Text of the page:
The Right, currently, is led by an ebonics-butchering “hip hop conservative,” a recovering OxyContin addict, and a fourteen-year-old. This is not a sitcom; instead, it is American Democracy, the best entertainment that $2.9 trillion can buy. Jane’s Law — “The devotees of the party in power are smug and arrogant. The devotees of the party out of power are insane.” — holds just as true as it ever did.
By now, you ought to know the lonesome ballad of Steele and Limbaugh; suffice to say, the Phoenix is still writhing in its ashes, not quite emergent. But Mr. Krohn is something genuinely new — a fourteen year old pundit, a middle schooler fielding radio show interviews from the back of the car on his mom’s cellphone:
Why just that morning, his mother, Marla Krohn, marveled, a staff member for a potential candidate for Georgia governor asked for a meeting with Jonathan. In her gentle drawl, Mrs. Krohn said cautiously, â€œIâ€™m not sure Iâ€™m a supporter of his.â€
â€œNeither am I,â€ Jonathan piped in.
â€œBut Iâ€™m a voter,â€ Mrs. Krohn reminded him firmly.
Jonathan retorted, â€œNow that Iâ€™m a political pundit, I have the ability to influence people. I have to think about it!â€
But first, his mother reminded him, he had some homework to finish.
The first reaction might be “prodigy,” but it checks itself; prodigious at what? What talent has he demonstrated? Mr. Krohn’s meteoric rise to accolades reveals the world of punditry for what it is — an act. Who, after all, is to say that Sean Hannity knows more than Jonathan Krohn? Mr. Krohn happens to be the Shirley Temple of this strange world. Messrs. Hannity, Moore, Limbaugh, and Franken do not speak with the voice of experience; they yell with the fervor of the Initiate. And we have always had Child Gods in our midst, for yea, verily I speak unto you: “Let the children come to me; do not hinder them, for to such belongs the kingdom of Heaven.”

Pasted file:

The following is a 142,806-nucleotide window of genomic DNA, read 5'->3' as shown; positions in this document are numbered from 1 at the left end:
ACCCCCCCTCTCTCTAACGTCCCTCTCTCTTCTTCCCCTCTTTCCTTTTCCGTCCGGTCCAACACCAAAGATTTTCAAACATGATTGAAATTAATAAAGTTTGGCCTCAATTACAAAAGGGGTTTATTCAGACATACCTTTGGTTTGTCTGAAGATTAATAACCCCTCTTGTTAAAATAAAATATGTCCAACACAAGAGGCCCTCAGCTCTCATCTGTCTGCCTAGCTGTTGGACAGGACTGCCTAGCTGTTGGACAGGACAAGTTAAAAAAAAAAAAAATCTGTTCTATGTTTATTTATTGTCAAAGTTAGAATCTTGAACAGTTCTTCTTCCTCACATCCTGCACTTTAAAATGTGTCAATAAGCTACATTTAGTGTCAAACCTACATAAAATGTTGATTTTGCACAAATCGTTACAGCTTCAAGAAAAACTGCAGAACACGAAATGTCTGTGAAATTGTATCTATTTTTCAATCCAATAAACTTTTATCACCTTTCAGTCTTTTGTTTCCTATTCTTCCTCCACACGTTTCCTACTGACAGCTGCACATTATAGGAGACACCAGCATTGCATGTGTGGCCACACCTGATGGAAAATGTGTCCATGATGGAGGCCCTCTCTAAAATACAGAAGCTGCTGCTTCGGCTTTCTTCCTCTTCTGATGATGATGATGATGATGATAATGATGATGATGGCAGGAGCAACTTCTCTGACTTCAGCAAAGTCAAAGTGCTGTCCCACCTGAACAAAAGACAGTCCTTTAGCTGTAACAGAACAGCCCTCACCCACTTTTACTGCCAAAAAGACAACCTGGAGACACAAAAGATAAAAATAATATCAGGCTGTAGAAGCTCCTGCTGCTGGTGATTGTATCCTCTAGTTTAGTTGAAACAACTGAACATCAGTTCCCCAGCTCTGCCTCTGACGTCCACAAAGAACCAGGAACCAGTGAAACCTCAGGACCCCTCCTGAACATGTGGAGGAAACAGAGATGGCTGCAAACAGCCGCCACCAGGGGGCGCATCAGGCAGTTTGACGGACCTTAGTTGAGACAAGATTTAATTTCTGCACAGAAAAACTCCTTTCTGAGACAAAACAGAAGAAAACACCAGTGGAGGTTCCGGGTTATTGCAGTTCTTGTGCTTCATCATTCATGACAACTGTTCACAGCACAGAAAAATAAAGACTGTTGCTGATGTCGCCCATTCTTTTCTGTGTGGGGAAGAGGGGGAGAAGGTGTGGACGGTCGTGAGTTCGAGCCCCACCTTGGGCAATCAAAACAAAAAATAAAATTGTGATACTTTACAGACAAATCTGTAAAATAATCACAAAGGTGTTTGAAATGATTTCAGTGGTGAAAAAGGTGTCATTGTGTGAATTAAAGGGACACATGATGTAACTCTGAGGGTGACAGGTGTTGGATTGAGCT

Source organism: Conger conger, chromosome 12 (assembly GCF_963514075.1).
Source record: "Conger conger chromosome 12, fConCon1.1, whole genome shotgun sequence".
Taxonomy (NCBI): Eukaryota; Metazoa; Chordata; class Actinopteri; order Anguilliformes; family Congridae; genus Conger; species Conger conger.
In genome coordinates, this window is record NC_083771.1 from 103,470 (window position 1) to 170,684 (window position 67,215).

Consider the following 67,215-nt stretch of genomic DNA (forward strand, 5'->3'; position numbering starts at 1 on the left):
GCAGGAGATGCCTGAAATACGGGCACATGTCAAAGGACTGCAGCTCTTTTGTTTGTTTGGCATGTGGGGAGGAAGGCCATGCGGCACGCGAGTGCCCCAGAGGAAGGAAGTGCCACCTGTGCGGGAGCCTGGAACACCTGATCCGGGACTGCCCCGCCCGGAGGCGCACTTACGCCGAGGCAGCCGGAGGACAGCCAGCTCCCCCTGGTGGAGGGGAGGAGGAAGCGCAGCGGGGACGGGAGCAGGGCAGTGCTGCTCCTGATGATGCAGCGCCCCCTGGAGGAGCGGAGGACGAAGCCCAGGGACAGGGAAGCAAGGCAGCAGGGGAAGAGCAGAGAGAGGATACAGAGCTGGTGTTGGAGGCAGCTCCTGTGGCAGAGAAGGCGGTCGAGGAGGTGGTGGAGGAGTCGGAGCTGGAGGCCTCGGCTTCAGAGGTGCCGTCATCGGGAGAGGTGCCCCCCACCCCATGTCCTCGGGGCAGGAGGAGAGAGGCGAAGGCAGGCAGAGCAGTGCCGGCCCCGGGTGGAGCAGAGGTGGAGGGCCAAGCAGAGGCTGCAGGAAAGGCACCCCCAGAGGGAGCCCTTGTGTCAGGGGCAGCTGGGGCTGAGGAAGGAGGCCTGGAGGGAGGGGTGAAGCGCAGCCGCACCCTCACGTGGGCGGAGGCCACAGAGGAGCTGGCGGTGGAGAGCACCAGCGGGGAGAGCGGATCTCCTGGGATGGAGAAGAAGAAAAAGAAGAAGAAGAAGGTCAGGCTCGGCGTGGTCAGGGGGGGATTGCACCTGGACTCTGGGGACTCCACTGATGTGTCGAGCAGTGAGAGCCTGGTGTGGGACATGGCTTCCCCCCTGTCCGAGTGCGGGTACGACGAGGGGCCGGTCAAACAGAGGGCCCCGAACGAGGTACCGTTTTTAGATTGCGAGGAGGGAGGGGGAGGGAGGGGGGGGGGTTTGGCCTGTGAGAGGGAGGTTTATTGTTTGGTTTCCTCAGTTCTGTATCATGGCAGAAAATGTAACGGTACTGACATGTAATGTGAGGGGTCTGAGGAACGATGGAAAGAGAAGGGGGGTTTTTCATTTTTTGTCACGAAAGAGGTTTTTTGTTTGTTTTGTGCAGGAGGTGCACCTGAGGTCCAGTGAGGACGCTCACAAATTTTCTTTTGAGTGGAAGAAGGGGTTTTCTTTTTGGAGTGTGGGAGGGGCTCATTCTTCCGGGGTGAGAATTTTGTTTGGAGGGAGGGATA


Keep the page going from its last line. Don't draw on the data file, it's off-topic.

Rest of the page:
He still has the zeal of a missionary. His voice rising to a wobbly squeak, he grabs any opening to press the cause. â€œBarack Obama is the most left-wing president in my lifetime,â€ he said.
Mr. Krohn buried his face in his hands. â€œOh, Jonathan,â€ he sighed.
What do we say to the Krohns, the parents who are the true saints here? All we can do is hope that they have read their Fitzgerald:
Back at the hospital Mr. Button entered the nursery and almost threw the package at his son. “Here’s your clothes,” he snapped out.
The old man untied the package and viewed the contents with a quizzical eye.
“They look sort of funny to me,” he complained, “I don’t want to be made a monkey ofâ€”â€””
“You’ve made a monkey of me!” retorted Mr. Button fiercely. “Never you mind how funny you look. Put them onâ€”or I’llâ€”or I’ll spank you.” He swallowed uneasily at the penultimate word, feeling nevertheless that it was the proper thing to say.
“All right, father”â€”this with a grotesque simulation of filial respectâ€””you’ve lived longer; you know best. Just as you say.”